Monday Morning Art School: step out of your comfort zone

Risk-taking is not only good for art, it’s good practice for life.
Midsummer, by Carol L. Douglas. Oil on canvas, 24×36.

“I can’t remember what you told me you plan to concentrate on during this residency,” Bobbi Heath said.

That was because I had deftly avoided answering her question. A residency is a great time to set up a challenge and then answer it. The people vetting your application want to know how the opportunity is going to expand your vision or change your practice. We try to do something inventive yet considered. Of course, that sometimes means you’ve painted yourself into a corner before you’ve even started.
I’ve been thinking recently about architecture, and what gives us a sense of place, and, of course, boats. I’m sure I could have whipped up a grandiose statement with those ingredients, but my heart wasn’t in it.
Farm, by Carol L. Douglas
Nova Scotia has a vernacular building style that’s peculiar to Canada and Britain. These are steep-roofed houses with twin gables. Sometimes they have matching window bays. They may be tarted up with gingerbread, or they may be very simple. They’re always proper, like a nice old lady in her best pantsuit. It’s not a common building style in most of the United States, but there are many examples in my part of Maine.
It was thinking about them that made me spend my first several days painting buildings from above. There is, in fact, something audacious about this kind of painting: it’s based on drawing.
“You must have taken mechanical drawing or drafting in school,” an artist said after she saw my sketch for Midsummer. Rather, I learned to draw when perspective and measurement were routine. If I could get students to do one thing, it would be to spend twice as much time drawing as they ever spend painting. But I digress.
As fun as painting houses has been, they’re still well within my skill set. It was time to radically mix it up.
Her laundry and lupines, by Carol L. Douglas
I offered to demo in downtown Parrsboro. I painted the estuary two weeks ago and wasn’t keen on doing it again so soon. My other options were commercial buildings. Behind one was a laundry line. It was unfortunately surrounded by a scramble of wild roses and lupines. My least-favorite things to paint are flowers.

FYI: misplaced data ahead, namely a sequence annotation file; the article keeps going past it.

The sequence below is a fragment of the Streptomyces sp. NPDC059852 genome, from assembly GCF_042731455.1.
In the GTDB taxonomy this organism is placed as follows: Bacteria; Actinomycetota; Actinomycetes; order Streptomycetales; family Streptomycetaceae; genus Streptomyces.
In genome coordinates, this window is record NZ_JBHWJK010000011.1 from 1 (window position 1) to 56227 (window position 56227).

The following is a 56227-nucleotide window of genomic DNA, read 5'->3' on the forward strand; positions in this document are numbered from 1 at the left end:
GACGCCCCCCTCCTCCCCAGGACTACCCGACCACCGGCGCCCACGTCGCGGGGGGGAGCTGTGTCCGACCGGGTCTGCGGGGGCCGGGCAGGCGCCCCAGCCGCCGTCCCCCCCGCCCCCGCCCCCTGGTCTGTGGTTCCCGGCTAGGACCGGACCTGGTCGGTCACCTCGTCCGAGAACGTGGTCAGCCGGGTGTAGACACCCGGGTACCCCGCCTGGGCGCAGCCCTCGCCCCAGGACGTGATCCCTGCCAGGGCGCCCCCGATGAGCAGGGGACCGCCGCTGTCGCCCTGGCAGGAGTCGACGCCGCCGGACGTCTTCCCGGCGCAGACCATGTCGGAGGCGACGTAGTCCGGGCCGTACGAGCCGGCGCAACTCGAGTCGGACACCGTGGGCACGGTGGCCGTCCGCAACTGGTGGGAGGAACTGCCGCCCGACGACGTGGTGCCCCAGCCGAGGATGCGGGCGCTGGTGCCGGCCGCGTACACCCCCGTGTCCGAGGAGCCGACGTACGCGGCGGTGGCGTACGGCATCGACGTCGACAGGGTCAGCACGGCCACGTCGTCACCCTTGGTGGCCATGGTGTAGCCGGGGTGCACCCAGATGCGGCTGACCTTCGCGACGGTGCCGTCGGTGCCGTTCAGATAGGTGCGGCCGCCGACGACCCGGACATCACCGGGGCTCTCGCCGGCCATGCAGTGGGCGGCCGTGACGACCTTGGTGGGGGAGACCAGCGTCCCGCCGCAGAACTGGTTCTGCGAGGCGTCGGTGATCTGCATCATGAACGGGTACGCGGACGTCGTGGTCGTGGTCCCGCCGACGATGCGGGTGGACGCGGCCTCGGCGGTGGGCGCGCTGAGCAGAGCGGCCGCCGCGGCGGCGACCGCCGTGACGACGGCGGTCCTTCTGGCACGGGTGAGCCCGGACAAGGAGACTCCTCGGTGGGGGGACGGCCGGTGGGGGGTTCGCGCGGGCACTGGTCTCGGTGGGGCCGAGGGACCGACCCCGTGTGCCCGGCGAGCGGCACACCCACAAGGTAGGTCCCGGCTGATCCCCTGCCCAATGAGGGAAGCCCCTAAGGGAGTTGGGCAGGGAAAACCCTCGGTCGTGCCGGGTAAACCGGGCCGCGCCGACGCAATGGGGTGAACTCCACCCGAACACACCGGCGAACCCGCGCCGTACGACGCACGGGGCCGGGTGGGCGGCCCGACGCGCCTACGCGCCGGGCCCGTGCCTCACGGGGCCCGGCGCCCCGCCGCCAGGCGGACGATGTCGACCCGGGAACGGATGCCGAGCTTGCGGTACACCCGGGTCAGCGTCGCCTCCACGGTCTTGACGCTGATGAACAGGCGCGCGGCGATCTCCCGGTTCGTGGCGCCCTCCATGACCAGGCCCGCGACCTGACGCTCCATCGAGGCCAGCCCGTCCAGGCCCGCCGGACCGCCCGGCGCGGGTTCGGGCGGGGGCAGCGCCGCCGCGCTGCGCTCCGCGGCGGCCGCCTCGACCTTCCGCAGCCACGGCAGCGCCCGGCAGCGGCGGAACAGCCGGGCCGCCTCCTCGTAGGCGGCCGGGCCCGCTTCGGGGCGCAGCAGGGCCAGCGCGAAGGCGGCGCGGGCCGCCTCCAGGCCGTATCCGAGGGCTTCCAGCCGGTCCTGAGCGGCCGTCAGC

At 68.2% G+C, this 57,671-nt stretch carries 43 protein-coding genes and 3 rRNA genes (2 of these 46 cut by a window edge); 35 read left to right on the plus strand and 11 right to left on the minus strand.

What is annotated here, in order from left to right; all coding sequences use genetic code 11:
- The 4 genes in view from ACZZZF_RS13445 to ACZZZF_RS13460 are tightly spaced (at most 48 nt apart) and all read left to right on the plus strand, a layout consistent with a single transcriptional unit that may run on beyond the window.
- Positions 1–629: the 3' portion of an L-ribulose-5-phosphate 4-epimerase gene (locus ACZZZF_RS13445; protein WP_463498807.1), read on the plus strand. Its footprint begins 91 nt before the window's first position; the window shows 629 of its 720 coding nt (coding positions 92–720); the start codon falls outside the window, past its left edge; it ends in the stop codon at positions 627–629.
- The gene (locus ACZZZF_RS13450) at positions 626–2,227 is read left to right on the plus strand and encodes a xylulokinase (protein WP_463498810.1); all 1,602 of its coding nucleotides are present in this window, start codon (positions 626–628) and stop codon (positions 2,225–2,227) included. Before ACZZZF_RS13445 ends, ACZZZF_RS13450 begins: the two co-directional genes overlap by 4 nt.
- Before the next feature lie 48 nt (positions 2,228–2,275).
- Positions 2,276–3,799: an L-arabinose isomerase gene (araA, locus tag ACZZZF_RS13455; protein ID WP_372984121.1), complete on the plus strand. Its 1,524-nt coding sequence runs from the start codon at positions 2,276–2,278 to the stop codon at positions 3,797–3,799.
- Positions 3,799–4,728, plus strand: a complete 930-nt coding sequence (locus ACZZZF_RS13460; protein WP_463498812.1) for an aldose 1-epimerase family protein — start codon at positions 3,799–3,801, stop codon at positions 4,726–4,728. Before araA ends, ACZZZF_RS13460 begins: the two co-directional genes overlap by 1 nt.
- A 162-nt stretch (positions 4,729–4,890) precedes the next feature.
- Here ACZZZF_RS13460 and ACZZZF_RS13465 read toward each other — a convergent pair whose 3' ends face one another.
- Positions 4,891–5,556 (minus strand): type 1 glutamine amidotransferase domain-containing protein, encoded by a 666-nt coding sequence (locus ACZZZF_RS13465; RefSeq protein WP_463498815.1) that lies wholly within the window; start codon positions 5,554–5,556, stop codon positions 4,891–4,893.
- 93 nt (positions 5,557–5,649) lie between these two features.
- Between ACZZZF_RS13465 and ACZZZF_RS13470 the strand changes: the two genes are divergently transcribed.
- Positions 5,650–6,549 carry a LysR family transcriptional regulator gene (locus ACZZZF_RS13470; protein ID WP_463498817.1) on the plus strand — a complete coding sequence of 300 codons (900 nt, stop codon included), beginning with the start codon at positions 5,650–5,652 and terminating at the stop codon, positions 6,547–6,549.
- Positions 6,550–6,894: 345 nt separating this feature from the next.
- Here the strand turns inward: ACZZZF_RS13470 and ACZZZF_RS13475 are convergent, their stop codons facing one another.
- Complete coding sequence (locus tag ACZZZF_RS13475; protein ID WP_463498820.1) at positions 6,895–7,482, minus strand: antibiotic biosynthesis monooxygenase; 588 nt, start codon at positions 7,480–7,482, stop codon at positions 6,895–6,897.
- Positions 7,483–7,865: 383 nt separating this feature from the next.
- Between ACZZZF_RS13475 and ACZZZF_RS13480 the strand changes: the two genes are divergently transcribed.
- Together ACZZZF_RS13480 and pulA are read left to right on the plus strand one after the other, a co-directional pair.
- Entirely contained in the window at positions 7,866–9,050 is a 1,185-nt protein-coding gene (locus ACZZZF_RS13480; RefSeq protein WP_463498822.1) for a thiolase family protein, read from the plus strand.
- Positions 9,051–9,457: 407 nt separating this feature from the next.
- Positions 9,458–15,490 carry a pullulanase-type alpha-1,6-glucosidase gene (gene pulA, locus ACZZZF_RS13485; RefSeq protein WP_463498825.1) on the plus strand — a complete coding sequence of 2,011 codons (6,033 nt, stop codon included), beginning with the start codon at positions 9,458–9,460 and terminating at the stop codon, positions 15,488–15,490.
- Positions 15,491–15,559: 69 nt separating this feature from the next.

I drew the scene three times and realized I was getting nowhere with the scientific method. I started lashing paint on without a good underpainting, moving objects in mid-process, and doing all the things I tell students to never do. It took much longer than a well-drafted painting ever does.
Is it successful? It doesn’t really matter. It was a good way to force myself past my resistance to flowers, and to hang my painting on a tale. The laundry told a powerful story to me. It was a single woman’s working wardrobe, hanging outside a simple, concrete-block apartment. Everyone paints white sheets. I painted black leggings.
When I was done, I wanted to paint the exact same subject again, but this time I would approach it very differently. The beauty of a residency is that I can do that.
Why push yourself out of your comfort zone? It develops your tolerance for change. Human beings are wired to experience negative results more keenly than positive ones. It’s called our negativity bias, and it’s there to stop us from doing stupid things that will kill us.
This bias carries over to predicting outcomes. We tend to think things will go wrong more than they’ll go right. The fewer risks we take, the stronger that belief is. We can become immobilized by the fear of change.
There are a few ways around this, of course. Personally, I believe that an interactive God has my back. You can call that a positivity bias, if you want.
Repeatedly taking controlled risks is in itself therapeutic. It reduces our negativity bias. Our brains learn that risky ventures can succeed, and that failing is not necessarily awful.
That is not only good for art, it’s good practice for life. This week, challenge yourself.